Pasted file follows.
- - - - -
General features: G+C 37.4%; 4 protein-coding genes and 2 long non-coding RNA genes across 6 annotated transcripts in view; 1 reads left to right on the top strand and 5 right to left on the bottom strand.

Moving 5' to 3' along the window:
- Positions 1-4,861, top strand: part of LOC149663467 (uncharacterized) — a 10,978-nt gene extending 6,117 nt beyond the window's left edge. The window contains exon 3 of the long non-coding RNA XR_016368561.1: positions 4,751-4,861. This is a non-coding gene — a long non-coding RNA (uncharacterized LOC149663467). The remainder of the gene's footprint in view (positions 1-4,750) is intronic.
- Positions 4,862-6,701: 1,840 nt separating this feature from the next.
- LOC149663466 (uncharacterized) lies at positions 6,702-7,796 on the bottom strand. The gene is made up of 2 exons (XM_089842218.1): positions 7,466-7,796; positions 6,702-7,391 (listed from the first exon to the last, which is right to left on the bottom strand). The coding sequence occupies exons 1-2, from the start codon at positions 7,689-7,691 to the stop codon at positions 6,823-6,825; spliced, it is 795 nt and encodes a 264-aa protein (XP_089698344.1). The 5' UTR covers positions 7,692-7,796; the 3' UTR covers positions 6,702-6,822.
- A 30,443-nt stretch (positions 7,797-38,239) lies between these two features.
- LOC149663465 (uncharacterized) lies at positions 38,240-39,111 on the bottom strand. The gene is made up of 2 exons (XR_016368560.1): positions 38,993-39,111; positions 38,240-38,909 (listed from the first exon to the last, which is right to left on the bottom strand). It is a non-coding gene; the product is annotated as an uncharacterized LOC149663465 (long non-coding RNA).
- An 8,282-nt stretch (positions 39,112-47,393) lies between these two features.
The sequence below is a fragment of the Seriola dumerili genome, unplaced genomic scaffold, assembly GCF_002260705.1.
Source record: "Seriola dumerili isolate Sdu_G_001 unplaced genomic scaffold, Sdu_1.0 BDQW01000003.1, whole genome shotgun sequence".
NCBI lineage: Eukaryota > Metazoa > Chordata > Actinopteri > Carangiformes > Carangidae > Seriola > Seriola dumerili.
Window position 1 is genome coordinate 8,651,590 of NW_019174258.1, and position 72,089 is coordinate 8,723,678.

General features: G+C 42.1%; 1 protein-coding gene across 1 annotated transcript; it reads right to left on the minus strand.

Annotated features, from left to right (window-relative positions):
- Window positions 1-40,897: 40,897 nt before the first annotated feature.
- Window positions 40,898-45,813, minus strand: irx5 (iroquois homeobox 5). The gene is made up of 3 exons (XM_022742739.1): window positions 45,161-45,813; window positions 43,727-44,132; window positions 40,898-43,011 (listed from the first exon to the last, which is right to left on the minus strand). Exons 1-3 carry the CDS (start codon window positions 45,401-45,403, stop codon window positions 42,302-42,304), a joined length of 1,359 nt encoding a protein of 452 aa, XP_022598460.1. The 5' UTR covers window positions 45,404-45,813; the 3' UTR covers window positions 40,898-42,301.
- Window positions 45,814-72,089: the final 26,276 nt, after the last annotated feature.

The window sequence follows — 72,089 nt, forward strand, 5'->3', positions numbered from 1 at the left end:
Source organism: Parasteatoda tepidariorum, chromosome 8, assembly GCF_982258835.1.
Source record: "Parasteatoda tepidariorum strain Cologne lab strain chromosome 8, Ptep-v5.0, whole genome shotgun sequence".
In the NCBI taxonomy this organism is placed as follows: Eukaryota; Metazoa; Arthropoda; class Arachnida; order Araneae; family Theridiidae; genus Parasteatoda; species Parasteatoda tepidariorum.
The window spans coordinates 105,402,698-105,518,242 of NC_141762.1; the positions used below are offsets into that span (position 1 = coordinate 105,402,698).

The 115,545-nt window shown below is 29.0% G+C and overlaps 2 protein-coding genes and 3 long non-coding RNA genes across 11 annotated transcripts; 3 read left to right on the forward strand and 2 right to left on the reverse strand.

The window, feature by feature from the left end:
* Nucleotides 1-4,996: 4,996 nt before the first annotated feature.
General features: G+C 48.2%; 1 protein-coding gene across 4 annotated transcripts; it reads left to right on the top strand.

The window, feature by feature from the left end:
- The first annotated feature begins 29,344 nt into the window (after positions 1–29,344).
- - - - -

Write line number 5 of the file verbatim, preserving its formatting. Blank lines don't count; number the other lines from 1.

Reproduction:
- LOC149663466 (uncharacterized) lies at positions 6,702-7,796 on the bottom strand. The gene is made up of 2 exons (XM_089842218.1): positions 7,466-7,796; positions 6,702-7,391 (listed from the first exon to the last, which is right to left on the bottom strand). The coding sequence occupies exons 1-2, from the start codon at positions 7,689-7,691 to the stop codon at positions 6,823-6,825; spliced, it is 795 nt and encodes a 264-aa protein (XP_089698344.1). The 5' UTR covers positions 7,692-7,796; the 3' UTR covers positions 6,702-6,822.